His body of work includes the concert movies and recordings Richard Pryor: Live & Smokin' (1971), That Nigger's Crazy (1974), ...Is It Something I Said? (1975), Bicentennial Nigger (1976), Richard Pryor: Live in Concert (1979), Richard Pryor: Live on the Sunset Strip (1982), and Richard Pryor: Here and Now (1983). He also starred in numerous big budget, high box office grossing films as an actor, such as Superman III (1983) but was usually in comedies such as Silver Streak (1976), and occasionally in dramatic roles, such as Paul Schrader's film Blue Collar (1978). He collaborated on many projects with actor Gene Wilder. Another frequent collaborator was actor/comedian/writer Paul Mooney.

Pryor won an Emmy Award (1973), and five Grammy Awards (1974, 1975, 1976, 1981, and 1982). In 1974, he also won two American Academy of Humor awards and the Writers Guild of America Award. The first ever Kennedy Center Mark Twain Prize for American Humor was presented to him in 1998. Pryor is listed at Number 1 on Comedy Central's list of all-time greatest stand-up comedians.

Personal life[]

Health problems[]

Pryor suffered a mild heart attack in November 1977. He was diagnosed with multiple sclerosis in 1986.[10] In 1990, Pryor suffered a second and more severe heart attack and underwent triple heart bypass surgery. By the early 1990s, he was confined to using a wheelchair as well as a motor powered scooter for the remainder of his life to get around when his multiple sclerosis began to take its toll on his body.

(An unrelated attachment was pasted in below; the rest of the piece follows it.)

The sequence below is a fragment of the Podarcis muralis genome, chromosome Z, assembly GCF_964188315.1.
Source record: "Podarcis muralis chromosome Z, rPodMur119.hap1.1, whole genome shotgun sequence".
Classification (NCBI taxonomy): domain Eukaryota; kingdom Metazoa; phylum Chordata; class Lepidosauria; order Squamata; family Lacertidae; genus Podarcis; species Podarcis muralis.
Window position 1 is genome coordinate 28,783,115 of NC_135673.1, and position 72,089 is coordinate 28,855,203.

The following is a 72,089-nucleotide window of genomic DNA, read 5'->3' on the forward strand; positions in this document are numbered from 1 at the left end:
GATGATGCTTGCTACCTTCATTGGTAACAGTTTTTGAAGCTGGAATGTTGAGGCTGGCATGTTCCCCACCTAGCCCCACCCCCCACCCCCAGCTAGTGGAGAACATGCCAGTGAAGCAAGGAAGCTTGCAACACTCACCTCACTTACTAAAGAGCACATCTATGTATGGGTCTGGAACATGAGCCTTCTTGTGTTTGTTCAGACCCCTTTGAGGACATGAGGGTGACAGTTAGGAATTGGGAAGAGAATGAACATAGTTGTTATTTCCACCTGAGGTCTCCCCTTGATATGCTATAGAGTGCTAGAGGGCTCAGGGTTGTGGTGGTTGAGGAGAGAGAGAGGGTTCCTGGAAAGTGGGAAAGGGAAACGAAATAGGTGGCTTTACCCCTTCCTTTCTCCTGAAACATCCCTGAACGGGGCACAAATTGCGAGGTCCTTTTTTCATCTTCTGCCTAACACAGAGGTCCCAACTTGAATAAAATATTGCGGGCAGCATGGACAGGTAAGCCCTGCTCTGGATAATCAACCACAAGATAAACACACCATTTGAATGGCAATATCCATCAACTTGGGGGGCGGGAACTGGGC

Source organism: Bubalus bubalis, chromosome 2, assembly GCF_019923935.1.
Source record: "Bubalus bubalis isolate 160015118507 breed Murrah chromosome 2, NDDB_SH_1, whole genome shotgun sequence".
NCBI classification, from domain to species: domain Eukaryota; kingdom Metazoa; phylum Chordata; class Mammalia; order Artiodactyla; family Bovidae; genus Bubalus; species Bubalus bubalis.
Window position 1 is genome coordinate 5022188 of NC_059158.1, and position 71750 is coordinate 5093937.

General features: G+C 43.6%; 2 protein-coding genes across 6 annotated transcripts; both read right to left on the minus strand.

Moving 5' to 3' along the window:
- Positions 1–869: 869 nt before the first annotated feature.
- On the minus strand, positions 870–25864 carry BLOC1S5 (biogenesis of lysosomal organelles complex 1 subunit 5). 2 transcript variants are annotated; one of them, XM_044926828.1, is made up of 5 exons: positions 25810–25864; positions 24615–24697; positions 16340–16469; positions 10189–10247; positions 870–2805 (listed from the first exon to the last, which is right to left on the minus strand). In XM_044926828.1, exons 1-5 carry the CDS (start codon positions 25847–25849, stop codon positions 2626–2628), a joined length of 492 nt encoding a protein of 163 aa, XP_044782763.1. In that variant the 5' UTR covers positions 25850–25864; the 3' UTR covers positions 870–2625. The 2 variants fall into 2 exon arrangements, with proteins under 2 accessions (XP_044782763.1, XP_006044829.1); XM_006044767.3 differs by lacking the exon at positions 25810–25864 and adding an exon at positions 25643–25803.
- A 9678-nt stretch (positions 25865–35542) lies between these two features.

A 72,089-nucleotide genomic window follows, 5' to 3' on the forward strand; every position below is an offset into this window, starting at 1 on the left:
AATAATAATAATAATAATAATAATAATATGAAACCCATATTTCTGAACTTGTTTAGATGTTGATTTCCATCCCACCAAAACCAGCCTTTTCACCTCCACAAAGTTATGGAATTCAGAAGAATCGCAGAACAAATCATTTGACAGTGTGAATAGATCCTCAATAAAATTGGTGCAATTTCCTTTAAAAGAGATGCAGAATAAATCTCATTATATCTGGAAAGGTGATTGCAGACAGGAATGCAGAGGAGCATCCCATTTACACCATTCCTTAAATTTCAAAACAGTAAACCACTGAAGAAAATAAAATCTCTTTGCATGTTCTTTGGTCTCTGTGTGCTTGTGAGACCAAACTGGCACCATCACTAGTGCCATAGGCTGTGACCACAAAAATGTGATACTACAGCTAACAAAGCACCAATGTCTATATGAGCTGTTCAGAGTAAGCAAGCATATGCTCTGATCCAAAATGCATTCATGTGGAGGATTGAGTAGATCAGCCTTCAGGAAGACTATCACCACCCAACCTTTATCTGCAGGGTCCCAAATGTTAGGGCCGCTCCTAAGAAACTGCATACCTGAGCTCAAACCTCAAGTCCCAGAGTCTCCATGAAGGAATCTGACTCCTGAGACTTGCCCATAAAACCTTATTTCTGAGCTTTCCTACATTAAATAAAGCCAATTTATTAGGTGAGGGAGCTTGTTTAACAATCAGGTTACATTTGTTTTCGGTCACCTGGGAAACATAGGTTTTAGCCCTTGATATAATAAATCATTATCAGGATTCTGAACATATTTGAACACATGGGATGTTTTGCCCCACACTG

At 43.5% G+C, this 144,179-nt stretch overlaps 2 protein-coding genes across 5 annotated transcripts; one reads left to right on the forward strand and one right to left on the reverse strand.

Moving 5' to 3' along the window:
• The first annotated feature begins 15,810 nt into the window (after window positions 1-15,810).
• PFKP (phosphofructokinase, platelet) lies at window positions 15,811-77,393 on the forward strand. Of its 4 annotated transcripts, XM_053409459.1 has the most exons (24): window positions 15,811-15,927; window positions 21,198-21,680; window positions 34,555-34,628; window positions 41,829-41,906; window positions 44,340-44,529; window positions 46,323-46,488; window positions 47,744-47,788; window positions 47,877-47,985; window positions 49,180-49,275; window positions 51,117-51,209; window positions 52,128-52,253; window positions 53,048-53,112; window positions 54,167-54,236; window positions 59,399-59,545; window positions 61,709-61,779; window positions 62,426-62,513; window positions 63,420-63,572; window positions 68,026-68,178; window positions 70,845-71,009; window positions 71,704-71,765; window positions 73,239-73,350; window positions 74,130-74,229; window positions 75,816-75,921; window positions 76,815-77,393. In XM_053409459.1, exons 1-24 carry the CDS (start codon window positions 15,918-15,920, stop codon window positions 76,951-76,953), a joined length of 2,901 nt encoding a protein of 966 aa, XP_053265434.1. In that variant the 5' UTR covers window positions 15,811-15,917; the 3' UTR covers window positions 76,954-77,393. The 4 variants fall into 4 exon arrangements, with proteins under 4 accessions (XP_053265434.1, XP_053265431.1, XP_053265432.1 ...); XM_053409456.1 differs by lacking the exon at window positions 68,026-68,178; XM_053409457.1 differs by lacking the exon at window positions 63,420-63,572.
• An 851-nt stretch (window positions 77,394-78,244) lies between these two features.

Freebasing incident[]

On June 9, 1980, during the making of the film Bustin' Loose, Richard Pryor set himself on fire after freebasing cocaine and drinking 151-proof rum. While on fire, he ran down Parthenia Street from his Northridge, California home, until being subdued by police. He was taken to the hospital, where he was treated for burns covering more than half of his body. Pryor spent six weeks in recovery at the Grossman Burn Center at Sherman Oaks Hospital. His daughter, Rain Pryor, stated that Pryor poured high-proof rum over his body and set himself on fire in a bout of drug-induced psychosis.[11]

Pryor incorporated a description of the incident into his comedy show Richard Pryor: Live on the Sunset Strip in 1982. He joked that the event was caused by dunking a cookie into a glass of low-fat and pasteurized milk, causing an explosion. At the end of the bit, he poked fun at people who told jokes about it by waving a lit match and saying, "What's that? Richard Pryor running down the street."

After his "final performance", Pryor did not stay away from stand-up comedy long. In 1983, he filmed and released a new concert film and accompanying album, Richard Pryor: Here and Now, which he directed himself. In 1986, he wrote and directed a fictionalized account of his life, Jo Jo Dancer, Your Life Is Calling which revolved around the 1980 freebasing incident.

Marriages and relationships[]